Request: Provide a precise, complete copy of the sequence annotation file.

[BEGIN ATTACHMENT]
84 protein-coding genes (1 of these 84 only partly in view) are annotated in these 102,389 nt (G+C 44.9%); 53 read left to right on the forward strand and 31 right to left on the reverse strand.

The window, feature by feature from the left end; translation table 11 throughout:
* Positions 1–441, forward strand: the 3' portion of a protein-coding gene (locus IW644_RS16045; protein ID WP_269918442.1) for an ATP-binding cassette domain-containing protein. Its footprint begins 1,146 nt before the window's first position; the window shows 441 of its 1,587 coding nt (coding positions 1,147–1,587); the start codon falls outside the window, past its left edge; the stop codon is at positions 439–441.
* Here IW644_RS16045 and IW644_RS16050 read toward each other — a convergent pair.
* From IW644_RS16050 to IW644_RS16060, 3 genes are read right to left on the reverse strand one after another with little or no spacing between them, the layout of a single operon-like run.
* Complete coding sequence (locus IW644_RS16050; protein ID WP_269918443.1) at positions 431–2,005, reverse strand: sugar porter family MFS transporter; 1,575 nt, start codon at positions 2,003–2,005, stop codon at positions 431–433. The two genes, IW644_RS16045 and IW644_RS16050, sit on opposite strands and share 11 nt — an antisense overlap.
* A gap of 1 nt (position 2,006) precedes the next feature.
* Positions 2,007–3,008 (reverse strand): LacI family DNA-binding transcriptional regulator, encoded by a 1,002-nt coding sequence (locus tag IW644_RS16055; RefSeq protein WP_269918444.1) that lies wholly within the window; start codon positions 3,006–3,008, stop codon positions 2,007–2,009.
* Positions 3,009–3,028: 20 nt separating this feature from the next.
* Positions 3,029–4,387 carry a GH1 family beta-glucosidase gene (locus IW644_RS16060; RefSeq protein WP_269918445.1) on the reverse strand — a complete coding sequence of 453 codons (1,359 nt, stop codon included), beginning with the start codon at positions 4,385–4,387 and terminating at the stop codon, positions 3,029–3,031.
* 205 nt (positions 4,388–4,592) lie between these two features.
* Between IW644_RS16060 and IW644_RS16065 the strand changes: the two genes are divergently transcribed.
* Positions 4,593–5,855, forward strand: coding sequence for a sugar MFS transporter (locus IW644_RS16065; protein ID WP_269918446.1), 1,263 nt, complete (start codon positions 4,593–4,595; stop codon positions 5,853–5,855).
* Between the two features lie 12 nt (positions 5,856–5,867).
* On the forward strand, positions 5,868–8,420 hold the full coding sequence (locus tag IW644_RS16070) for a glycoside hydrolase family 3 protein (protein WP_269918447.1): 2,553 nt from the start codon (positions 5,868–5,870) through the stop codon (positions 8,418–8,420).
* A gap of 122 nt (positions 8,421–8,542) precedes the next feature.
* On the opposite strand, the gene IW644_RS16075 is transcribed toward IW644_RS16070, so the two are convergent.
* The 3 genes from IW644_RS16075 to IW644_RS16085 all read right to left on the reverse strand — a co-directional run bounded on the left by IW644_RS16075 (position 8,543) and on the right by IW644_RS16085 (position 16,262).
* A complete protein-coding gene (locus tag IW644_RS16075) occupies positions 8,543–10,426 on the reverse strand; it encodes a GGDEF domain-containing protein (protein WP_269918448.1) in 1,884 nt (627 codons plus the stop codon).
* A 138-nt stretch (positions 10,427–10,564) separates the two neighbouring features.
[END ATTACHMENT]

84 protein-coding genes (1 of these 84 only partly in view) are annotated in these 102,389 nt (G+C 44.9%); 53 read left to right on the forward strand and 31 right to left on the reverse strand.

The window, feature by feature from the left end; translation table 11 throughout:
* Positions 1–441, forward strand: the 3' portion of a protein-coding gene (locus IW644_RS16045; protein ID WP_269918442.1) for an ATP-binding cassette domain-containing protein. Its footprint begins 1,146 nt before the window's first position; the window shows 441 of its 1,587 coding nt (coding positions 1,147–1,587); the start codon falls outside the window, past its left edge; the stop codon is at positions 439–441.
* Here IW644_RS16045 and IW644_RS16050 read toward each other — a convergent pair.
* From IW644_RS16050 to IW644_RS16060, 3 genes are read right to left on the reverse strand one after another with little or no spacing between them, the layout of a single operon-like run.
* Complete coding sequence (locus IW644_RS16050; protein ID WP_269918443.1) at positions 431–2,005, reverse strand: sugar porter family MFS transporter; 1,575 nt, start codon at positions 2,003–2,005, stop codon at positions 431–433. The two genes, IW644_RS16045 and IW644_RS16050, sit on opposite strands and share 11 nt — an antisense overlap.
* A gap of 1 nt (position 2,006) precedes the next feature.
* Positions 2,007–3,008 (reverse strand): LacI family DNA-binding transcriptional regulator, encoded by a 1,002-nt coding sequence (locus tag IW644_RS16055; RefSeq protein WP_269918444.1) that lies wholly within the window; start codon positions 3,006–3,008, stop codon positions 2,007–2,009.
* Positions 3,009–3,028: 20 nt separating this feature from the next.
* Positions 3,029–4,387 carry a GH1 family beta-glucosidase gene (locus IW644_RS16060; RefSeq protein WP_269918445.1) on the reverse strand — a complete coding sequence of 453 codons (1,359 nt, stop codon included), beginning with the start codon at positions 4,385–4,387 and terminating at the stop codon, positions 3,029–3,031.
* 205 nt (positions 4,388–4,592) lie between these two features.
* Between IW644_RS16060 and IW644_RS16065 the strand changes: the two genes are divergently transcribed.
* Positions 4,593–5,855, forward strand: coding sequence for a sugar MFS transporter (locus IW644_RS16065; protein ID WP_269918446.1), 1,263 nt, complete (start codon positions 4,593–4,595; stop codon positions 5,853–5,855).
* Between the two features lie 12 nt (positions 5,856–5,867).
* On the forward strand, positions 5,868–8,420 hold the full coding sequence (locus tag IW644_RS16070) for a glycoside hydrolase family 3 protein (protein WP_269918447.1): 2,553 nt from the start codon (positions 5,868–5,870) through the stop codon (positions 8,418–8,420).
* A gap of 122 nt (positions 8,421–8,542) precedes the next feature.
* On the opposite strand, the gene IW644_RS16075 is transcribed toward IW644_RS16070, so the two are convergent.
* The 3 genes from IW644_RS16075 to IW644_RS16085 all read right to left on the reverse strand — a co-directional run bounded on the left by IW644_RS16075 (position 8,543) and on the right by IW644_RS16085 (position 16,262).
* A complete protein-coding gene (locus tag IW644_RS16075) occupies positions 8,543–10,426 on the reverse strand; it encodes a GGDEF domain-containing protein (protein WP_269918448.1) in 1,884 nt (627 codons plus the stop codon).
* A 138-nt stretch (positions 10,427–10,564) separates the two neighbouring features.